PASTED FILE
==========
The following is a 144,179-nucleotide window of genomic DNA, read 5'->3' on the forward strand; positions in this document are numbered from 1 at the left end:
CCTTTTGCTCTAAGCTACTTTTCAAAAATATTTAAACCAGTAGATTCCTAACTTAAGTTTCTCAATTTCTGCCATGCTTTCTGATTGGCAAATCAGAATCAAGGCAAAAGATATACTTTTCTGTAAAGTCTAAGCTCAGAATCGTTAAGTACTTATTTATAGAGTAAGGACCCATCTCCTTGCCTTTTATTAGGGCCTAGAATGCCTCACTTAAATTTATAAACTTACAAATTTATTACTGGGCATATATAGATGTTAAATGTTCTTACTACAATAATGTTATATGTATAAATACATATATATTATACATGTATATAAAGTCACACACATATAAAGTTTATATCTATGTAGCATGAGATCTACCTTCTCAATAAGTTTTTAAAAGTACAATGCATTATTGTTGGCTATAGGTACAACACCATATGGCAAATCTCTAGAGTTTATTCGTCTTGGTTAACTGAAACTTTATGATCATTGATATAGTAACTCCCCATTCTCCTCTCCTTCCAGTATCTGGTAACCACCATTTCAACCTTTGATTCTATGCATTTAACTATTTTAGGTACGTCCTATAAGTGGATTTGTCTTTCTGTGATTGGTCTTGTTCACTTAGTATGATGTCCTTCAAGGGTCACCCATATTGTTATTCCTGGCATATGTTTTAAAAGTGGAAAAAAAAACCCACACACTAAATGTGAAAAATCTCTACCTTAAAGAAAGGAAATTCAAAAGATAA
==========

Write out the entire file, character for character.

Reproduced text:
The following is a 144,179-nucleotide window of genomic DNA, read 5'->3' on the forward strand; positions in this document are numbered from 1 at the left end:
CCTTTTGCTCTAAGCTACTTTTCAAAAATATTTAAACCAGTAGATTCCTAACTTAAGTTTCTCAATTTCTGCCATGCTTTCTGATTGGCAAATCAGAATCAAGGCAAAAGATATACTTTTCTGTAAAGTCTAAGCTCAGAATCGTTAAGTACTTATTTATAGAGTAAGGACCCATCTCCTTGCCTTTTATTAGGGCCTAGAATGCCTCACTTAAATTTATAAACTTACAAATTTATTACTGGGCATATATAGATGTTAAATGTTCTTACTACAATAATGTTATATGTATAAATACATATATATTATACATGTATATAAAGTCACACACATATAAAGTTTATATCTATGTAGCATGAGATCTACCTTCTCAATAAGTTTTTAAAAGTACAATGCATTATTGTTGGCTATAGGTACAACACCATATGGCAAATCTCTAGAGTTTATTCGTCTTGGTTAACTGAAACTTTATGATCATTGATATAGTAACTCCCCATTCTCCTCTCCTTCCAGTATCTGGTAACCACCATTTCAACCTTTGATTCTATGCATTTAACTATTTTAGGTACGTCCTATAAGTGGATTTGTCTTTCTGTGATTGGTCTTGTTCACTTAGTATGATGTCCTTCAAGGGTCACCCATATTGTTATTCCTGGCATATGTTTTAAAAGTGGAAAAAAAAACCCACACACTAAATGTGAAAAATCTCTACCTTAAAGAAAGGAAATTCAAAAGATAA